Yellow-footed Rock Wallaby, Petrogale xanthopus

The yellow-footed rock wallaby (Petrogale xanthopus) is a marsupial that is native to Australia. Its range includes eastern areas of Australia, western areas of New South Wales, northwestern Victoria, and a few areas of Queensland. It prefers a habitat within rocky areas, where it is safer than other species of wallaby from predators. It can reach an average height of 23.6 inches and a weight between 15.4 and 28.7 pounds. It is typically greyish brown in color with a yellow tail, feet, and forearms.

The yellow-footed rock wallaby holds two subspecies throughout its range, both of which prefer rocky habitats. The P. x. xanthopus subspecies appears in higher numbers in Queensland, with a total population between five and ten thousand individuals and is found on the IUCN Res List as “Vulnerable.” The P. x. celeris subspecies is found on the IUCN Red List with a status of “Near Threatened” and can be found in slightly arid habitats.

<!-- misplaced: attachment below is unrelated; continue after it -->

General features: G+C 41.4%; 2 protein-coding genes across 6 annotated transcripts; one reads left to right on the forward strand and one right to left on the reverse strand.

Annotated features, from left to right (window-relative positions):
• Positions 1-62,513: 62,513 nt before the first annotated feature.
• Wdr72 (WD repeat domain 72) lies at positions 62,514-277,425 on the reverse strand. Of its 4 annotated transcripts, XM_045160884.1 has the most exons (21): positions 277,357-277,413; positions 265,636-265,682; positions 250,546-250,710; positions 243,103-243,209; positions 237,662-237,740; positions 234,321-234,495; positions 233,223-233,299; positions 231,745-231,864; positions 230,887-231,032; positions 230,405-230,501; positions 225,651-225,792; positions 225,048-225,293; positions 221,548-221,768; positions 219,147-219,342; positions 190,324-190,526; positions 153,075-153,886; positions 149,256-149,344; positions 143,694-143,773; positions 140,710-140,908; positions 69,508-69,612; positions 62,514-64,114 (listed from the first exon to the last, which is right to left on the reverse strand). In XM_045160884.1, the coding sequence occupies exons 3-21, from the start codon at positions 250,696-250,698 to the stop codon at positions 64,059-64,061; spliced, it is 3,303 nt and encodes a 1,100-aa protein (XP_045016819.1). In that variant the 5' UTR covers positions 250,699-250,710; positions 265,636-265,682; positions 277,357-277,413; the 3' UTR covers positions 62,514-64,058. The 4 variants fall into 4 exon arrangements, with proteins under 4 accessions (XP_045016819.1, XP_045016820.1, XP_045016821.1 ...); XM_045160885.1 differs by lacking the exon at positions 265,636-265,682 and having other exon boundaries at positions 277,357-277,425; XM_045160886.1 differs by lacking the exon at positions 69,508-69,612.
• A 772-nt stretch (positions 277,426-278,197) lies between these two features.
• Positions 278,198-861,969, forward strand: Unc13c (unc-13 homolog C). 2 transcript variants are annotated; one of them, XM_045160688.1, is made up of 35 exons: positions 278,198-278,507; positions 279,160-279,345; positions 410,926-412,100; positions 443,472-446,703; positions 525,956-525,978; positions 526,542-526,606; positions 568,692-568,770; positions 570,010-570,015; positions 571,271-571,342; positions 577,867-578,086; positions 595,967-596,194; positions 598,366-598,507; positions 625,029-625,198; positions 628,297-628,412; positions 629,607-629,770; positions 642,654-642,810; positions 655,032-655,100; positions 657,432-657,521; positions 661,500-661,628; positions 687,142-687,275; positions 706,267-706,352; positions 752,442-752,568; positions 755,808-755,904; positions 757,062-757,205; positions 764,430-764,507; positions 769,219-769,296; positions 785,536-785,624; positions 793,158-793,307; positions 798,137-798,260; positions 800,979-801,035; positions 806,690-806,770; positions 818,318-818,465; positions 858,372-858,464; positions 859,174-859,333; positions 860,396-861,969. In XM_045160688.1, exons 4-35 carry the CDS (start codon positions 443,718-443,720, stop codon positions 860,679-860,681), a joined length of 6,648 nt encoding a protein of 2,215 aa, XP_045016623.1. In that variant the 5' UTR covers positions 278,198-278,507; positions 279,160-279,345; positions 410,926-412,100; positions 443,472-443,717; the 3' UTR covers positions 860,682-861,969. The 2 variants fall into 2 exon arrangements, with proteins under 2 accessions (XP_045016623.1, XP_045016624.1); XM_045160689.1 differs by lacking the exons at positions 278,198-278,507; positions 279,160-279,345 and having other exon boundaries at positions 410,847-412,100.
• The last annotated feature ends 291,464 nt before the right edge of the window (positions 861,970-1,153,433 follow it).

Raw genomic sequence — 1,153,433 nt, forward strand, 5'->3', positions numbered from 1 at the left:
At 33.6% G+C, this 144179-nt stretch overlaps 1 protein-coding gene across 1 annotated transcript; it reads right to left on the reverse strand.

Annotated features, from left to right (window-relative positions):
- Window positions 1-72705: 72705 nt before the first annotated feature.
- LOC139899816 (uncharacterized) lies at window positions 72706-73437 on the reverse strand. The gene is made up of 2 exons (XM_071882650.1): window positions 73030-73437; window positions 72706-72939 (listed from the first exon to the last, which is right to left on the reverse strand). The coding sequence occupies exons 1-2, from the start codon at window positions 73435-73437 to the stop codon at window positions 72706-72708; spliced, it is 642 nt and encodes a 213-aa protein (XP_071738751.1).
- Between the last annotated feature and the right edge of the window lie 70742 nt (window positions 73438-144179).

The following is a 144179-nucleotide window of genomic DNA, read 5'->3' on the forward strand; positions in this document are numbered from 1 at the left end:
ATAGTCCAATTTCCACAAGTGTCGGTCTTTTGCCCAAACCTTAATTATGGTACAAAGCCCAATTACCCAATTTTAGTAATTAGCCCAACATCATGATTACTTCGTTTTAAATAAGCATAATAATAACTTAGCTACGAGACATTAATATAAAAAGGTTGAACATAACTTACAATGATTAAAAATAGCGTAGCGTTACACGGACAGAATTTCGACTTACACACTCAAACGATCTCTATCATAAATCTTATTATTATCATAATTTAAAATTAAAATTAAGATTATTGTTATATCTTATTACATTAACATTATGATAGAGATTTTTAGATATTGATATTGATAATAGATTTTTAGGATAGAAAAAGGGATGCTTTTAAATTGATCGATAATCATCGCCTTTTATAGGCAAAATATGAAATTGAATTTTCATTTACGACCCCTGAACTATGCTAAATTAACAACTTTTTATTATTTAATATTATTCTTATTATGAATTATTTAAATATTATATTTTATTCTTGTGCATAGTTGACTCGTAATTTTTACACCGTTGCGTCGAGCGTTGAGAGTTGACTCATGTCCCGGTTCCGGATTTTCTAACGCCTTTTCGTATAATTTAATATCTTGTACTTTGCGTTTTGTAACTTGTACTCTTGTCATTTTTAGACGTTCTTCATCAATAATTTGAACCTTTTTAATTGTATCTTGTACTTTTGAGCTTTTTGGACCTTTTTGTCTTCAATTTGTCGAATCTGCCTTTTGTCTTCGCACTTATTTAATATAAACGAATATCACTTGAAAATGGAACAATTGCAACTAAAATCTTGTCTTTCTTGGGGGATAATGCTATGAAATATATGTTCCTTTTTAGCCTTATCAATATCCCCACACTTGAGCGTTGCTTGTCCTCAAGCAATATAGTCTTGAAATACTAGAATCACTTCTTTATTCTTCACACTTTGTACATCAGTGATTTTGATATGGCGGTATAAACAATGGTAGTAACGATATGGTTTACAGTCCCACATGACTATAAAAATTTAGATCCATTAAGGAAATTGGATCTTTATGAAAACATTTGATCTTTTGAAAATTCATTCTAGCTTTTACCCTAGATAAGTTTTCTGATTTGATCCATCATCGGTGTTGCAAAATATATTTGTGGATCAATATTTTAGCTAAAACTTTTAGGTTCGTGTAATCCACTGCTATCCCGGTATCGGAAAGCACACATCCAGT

Because of its unique appearance, the yellow-footed rock wallaby was once nearly overhunted as a trophy animal. Today it has a slightly fragmented range, with the smallest populations in the Gap and Cotraundee Ranges in New South Wales and Flinders Ranges of South Australia. Most of these populations were found on private lands, so the Foundation for National Parks & Wildlife acquired 38.6 square miles of the land. This land was designated as a refuge for the wallaby and named Coturaundee Nature Reserve. Studies have shown that the population number in this area is growing. The measures taken to conserve this species may help conserve other species in the future. The yellow-footed rock wallaby appears on the IUCN Red List with a conservation status of “Near Threatened.”

Image Caption: Yellow-footed rock wallaby (Petrogale xanthopus) at Monarto Zoo, South Australia. Credit: Peripitus/Wikipedia (CC BY-SA 3.0)